RPG

Shot from the Canon

So you’re a DM, GM, or whatever, and your players are dying to play a long-term Star Wars game. Or maybe they must, must, must trudge through the dangerous territory on the outskirts of Mordor as Frodo, Sam, and Gollum slink toward Mount Doom. Or perhaps they have to play a Buffy game because they totally love Giles. (And really, who doesn’t?) After a little while, I’m guessing that your players will want to show their mettle and screw with canonical characters or events. Maybe they want to shave Chewie or murder the Witch King of Angmar. Perhaps they want to send fake text messages from Xander to Spike so that evil Spike will murder pre-lesbian Willow. I dunno, people are weird.

My advice is—when it comes to messing with canon—withhold.

This advice is not born out of respect for the stories that already exist, though I do respect them a great deal. Well, not the new Star Wars movies, but the rest, sure. I respect the writers, the stories, and the influence they had on me—quite seriously. But that respect is not what drives my warning.

Instead, my prohibition is more practical. Once you’ve taken the ring from Elijah, water-boarded Palpatine, or replaced Buffy as the ultimate slayer, well, there’s every chance that your RPG group will lose interest. Sure you can create other problems—new Dark Lords, more magic items to rule them all, other rebellions—but it is my opinion that players are not likely to push forward once the stories they know and love have been upended. After that, there’s nothing but silliness to come. “My character takes over Middle Earth and opens a Wal-Mart in The Shire.” That may be fun for a week or two, but by then, Middle Earth will lose its luster.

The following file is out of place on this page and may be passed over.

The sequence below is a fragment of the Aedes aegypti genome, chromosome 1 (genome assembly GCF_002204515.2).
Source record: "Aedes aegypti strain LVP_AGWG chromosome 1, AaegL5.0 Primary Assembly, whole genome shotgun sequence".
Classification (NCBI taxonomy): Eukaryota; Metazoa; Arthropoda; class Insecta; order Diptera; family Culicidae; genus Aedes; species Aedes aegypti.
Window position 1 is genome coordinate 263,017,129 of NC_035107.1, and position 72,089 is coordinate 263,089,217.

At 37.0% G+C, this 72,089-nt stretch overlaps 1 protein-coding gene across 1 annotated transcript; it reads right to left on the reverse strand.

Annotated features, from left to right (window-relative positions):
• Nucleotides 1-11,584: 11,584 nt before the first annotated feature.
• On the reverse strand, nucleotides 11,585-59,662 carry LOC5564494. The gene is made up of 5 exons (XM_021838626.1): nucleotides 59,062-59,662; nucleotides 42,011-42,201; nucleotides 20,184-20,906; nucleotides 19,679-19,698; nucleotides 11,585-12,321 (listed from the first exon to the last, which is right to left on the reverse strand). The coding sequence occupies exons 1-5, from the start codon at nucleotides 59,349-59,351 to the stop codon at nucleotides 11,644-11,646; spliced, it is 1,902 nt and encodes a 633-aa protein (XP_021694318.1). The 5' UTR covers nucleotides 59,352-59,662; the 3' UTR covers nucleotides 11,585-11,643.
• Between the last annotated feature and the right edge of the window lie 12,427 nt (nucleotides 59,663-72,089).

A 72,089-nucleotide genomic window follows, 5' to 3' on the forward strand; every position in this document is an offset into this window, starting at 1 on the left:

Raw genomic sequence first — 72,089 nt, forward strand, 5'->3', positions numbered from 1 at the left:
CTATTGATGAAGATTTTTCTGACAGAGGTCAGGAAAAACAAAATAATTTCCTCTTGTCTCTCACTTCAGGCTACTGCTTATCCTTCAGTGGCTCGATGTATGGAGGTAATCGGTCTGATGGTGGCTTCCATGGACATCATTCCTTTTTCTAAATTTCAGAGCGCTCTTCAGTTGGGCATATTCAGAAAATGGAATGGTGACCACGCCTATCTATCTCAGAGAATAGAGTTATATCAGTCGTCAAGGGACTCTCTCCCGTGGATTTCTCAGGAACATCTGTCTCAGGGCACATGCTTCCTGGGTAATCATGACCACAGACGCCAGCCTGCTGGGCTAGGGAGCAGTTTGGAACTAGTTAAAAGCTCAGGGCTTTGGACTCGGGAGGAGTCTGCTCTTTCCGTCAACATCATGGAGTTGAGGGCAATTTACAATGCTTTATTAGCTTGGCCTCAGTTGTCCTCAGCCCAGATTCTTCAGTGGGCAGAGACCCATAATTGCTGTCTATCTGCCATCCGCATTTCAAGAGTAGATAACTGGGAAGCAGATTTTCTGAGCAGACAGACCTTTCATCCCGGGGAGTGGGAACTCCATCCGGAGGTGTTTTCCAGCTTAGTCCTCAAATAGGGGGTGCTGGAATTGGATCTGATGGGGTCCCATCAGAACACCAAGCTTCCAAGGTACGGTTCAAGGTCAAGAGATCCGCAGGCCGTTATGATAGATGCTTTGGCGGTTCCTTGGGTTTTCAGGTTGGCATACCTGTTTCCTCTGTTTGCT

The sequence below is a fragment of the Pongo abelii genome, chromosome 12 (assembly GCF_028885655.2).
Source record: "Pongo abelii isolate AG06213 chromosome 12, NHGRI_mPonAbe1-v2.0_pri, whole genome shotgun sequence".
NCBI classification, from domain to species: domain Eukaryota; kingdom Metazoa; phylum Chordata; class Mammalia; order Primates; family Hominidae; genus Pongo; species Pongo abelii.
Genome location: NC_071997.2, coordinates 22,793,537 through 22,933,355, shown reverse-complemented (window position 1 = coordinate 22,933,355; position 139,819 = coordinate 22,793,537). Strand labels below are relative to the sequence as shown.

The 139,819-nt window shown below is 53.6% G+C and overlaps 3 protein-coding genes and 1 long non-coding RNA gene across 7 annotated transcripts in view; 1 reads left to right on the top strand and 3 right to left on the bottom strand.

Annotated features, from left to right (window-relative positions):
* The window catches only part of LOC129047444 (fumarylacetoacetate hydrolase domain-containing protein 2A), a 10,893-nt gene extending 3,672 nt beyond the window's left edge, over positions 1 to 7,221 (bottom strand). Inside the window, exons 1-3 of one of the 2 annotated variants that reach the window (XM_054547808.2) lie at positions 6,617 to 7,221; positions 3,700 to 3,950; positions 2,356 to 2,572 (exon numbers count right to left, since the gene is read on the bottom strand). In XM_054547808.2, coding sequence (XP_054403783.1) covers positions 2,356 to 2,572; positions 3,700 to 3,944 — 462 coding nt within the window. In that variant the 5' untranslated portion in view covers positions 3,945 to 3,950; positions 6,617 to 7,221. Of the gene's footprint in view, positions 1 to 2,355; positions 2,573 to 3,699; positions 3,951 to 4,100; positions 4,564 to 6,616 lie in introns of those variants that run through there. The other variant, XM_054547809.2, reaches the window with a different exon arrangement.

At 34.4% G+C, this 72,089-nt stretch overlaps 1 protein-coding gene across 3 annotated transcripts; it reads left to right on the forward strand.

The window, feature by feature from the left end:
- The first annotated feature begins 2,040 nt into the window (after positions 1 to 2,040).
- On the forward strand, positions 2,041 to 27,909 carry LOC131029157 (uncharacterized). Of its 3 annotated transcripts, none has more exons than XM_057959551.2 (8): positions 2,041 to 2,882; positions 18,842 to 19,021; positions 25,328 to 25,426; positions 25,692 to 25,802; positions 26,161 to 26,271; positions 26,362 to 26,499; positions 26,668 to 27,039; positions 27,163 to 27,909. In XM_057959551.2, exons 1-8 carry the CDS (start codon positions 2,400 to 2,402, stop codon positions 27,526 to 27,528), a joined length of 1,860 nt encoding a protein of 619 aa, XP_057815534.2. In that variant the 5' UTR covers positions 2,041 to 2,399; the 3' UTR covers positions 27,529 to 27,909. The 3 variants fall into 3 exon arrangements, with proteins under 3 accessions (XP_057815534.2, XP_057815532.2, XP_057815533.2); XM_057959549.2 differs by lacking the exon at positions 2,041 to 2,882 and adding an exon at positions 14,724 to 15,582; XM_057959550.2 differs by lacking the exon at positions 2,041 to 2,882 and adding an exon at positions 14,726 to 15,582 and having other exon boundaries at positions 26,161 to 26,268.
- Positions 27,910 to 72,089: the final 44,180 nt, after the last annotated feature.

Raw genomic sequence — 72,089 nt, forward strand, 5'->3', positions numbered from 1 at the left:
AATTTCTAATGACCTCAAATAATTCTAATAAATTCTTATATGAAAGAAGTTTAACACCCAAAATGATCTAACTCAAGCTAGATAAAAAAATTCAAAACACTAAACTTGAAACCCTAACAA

In a universe with canon, I suggest, at best, barely meeting a recognized character, and that is all. Leave a sense of awe. Don’t wrinkle the famous story. I recall being a player in a long D&D campaign, and our DM mentioned that Merlin, The Merlin, may have visited the region we were about to enter. That fact alone kept us on our toes, and I then took the game more seriously. Had we met him, shaken hands, and given him a wedgie (or the appropriate combat equivalent), something would have been lost. I was psyched enough just to sense him in my character’s universe. We weren’t playing in a truly Arthurian setting, either—Merlin just happened to be there, rather like Ringo in The Beatles, and that was plenty.

So, if you want to play in an IP universe, as someone running the game, don’t bring in too many famous names. Maybe let your players catch a glimpse of Rhadaghast cataloguing Middle Earth bird migrations, but don’t let them sign up to join The Fellowship. If you want to adventure close to the canonized folk, run a game where your players sneak around The Fellowship to keep wargs at bay. Or maybe it is your players’ job to infiltrate a new vampire lair in San Diego, thus forcing the undead toward Buffy’s hometown. That way, the names are there, but the main line isn’t affected.